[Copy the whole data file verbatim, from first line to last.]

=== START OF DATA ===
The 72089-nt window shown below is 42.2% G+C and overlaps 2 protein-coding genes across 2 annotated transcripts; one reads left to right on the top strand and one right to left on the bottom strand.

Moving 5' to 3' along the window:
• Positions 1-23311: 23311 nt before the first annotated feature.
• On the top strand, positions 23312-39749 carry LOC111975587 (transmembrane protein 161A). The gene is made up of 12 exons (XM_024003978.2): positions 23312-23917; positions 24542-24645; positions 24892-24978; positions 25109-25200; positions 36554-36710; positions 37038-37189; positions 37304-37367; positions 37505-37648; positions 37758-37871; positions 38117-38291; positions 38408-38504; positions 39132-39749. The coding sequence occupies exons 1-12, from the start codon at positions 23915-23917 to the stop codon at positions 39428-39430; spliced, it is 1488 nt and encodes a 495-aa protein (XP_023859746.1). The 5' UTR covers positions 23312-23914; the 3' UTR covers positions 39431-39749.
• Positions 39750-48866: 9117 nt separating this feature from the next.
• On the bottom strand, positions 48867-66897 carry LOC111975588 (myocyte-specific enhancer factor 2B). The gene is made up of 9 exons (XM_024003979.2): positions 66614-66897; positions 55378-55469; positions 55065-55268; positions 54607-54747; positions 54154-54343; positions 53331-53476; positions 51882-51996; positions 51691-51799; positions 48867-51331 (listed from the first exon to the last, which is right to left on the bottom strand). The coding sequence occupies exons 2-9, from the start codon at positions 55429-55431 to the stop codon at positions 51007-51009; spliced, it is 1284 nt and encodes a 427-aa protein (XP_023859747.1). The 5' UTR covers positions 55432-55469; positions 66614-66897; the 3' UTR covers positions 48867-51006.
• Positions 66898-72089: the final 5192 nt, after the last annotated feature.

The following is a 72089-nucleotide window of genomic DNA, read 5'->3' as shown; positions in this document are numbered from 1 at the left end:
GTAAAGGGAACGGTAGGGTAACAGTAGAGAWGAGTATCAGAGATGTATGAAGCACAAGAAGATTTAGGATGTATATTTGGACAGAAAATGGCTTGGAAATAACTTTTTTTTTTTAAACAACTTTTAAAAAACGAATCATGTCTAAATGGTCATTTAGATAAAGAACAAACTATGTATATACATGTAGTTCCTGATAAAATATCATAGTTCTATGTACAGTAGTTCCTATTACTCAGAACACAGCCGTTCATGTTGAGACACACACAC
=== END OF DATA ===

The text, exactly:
The 72089-nt window shown below is 42.2% G+C and overlaps 2 protein-coding genes across 2 annotated transcripts; one reads left to right on the top strand and one right to left on the bottom strand.

Moving 5' to 3' along the window:
• Positions 1-23311: 23311 nt before the first annotated feature.
• On the top strand, positions 23312-39749 carry LOC111975587 (transmembrane protein 161A). The gene is made up of 12 exons (XM_024003978.2): positions 23312-23917; positions 24542-24645; positions 24892-24978; positions 25109-25200; positions 36554-36710; positions 37038-37189; positions 37304-37367; positions 37505-37648; positions 37758-37871; positions 38117-38291; positions 38408-38504; positions 39132-39749. The coding sequence occupies exons 1-12, from the start codon at positions 23915-23917 to the stop codon at positions 39428-39430; spliced, it is 1488 nt and encodes a 495-aa protein (XP_023859746.1). The 5' UTR covers positions 23312-23914; the 3' UTR covers positions 39431-39749.
• Positions 39750-48866: 9117 nt separating this feature from the next.
• On the bottom strand, positions 48867-66897 carry LOC111975588 (myocyte-specific enhancer factor 2B). The gene is made up of 9 exons (XM_024003979.2): positions 66614-66897; positions 55378-55469; positions 55065-55268; positions 54607-54747; positions 54154-54343; positions 53331-53476; positions 51882-51996; positions 51691-51799; positions 48867-51331 (listed from the first exon to the last, which is right to left on the bottom strand). The coding sequence occupies exons 2-9, from the start codon at positions 55429-55431 to the stop codon at positions 51007-51009; spliced, it is 1284 nt and encodes a 427-aa protein (XP_023859747.1). The 5' UTR covers positions 55432-55469; positions 66614-66897; the 3' UTR covers positions 48867-51006.
• Positions 66898-72089: the final 5192 nt, after the last annotated feature.

The following is a 72089-nucleotide window of genomic DNA, read 5'->3' as shown; positions in this document are numbered from 1 at the left end:
GTAAAGGGAACGGTAGGGTAACAGTAGAGAWGAGTATCAGAGATGTATGAAGCACAAGAAGATTTAGGATGTATATTTGGACAGAAAATGGCTTGGAAATAACTTTTTTTTTTTAAACAACTTTTAAAAAACGAATCATGTCTAAATGGTCATTTAGATAAAGAACAAACTATGTATATACATGTAGTTCCTGATAAAATATCATAGTTCTATGTACAGTAGTTCCTATTACTCAGAACACAGCCGTTCATGTTGAGACACACACAC